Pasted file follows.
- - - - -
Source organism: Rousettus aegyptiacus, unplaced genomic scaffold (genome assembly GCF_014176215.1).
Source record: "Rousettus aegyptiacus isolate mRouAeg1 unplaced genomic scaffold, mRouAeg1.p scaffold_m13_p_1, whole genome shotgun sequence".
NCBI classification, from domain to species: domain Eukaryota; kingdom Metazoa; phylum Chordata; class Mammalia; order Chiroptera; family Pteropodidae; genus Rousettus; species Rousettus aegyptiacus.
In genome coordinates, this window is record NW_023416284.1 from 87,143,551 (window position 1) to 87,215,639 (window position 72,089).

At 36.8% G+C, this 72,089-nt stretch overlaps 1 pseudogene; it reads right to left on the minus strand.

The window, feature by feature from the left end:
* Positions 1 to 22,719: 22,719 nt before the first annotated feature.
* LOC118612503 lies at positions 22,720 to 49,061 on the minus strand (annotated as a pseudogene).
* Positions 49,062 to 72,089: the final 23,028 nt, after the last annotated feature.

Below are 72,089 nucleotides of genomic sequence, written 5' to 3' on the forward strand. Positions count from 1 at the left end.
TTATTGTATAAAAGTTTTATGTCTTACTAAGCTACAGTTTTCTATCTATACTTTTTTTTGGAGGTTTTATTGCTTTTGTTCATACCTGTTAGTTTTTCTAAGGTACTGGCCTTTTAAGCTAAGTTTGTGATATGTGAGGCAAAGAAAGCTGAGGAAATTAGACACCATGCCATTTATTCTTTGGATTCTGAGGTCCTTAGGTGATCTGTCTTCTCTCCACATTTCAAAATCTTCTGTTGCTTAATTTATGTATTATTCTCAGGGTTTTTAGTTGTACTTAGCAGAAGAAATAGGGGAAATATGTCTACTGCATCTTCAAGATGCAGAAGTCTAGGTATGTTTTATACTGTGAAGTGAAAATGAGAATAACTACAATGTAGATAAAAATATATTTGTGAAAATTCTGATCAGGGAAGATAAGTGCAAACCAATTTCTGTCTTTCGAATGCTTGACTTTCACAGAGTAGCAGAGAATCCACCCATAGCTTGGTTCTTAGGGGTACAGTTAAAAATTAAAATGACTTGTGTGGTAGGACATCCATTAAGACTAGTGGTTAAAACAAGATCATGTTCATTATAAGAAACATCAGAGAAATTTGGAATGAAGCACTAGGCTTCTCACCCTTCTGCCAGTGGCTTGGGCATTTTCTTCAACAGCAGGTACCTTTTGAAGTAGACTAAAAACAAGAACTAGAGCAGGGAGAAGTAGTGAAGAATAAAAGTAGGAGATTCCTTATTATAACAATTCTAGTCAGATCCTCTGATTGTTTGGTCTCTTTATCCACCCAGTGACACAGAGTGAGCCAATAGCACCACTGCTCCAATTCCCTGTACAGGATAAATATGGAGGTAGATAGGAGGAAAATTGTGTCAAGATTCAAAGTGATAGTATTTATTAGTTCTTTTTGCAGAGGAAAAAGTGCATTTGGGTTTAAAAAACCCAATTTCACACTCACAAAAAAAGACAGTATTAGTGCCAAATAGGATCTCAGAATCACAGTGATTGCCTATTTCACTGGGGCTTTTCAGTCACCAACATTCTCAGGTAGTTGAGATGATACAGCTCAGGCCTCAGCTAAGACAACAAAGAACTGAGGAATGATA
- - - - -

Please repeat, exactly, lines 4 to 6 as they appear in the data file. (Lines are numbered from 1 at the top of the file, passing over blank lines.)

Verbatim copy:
In genome coordinates, this window is record NW_023416284.1 from 87,143,551 (window position 1) to 87,215,639 (window position 72,089).

At 36.8% G+C, this 72,089-nt stretch overlaps 1 pseudogene; it reads right to left on the minus strand.

The window, feature by feature from the left end: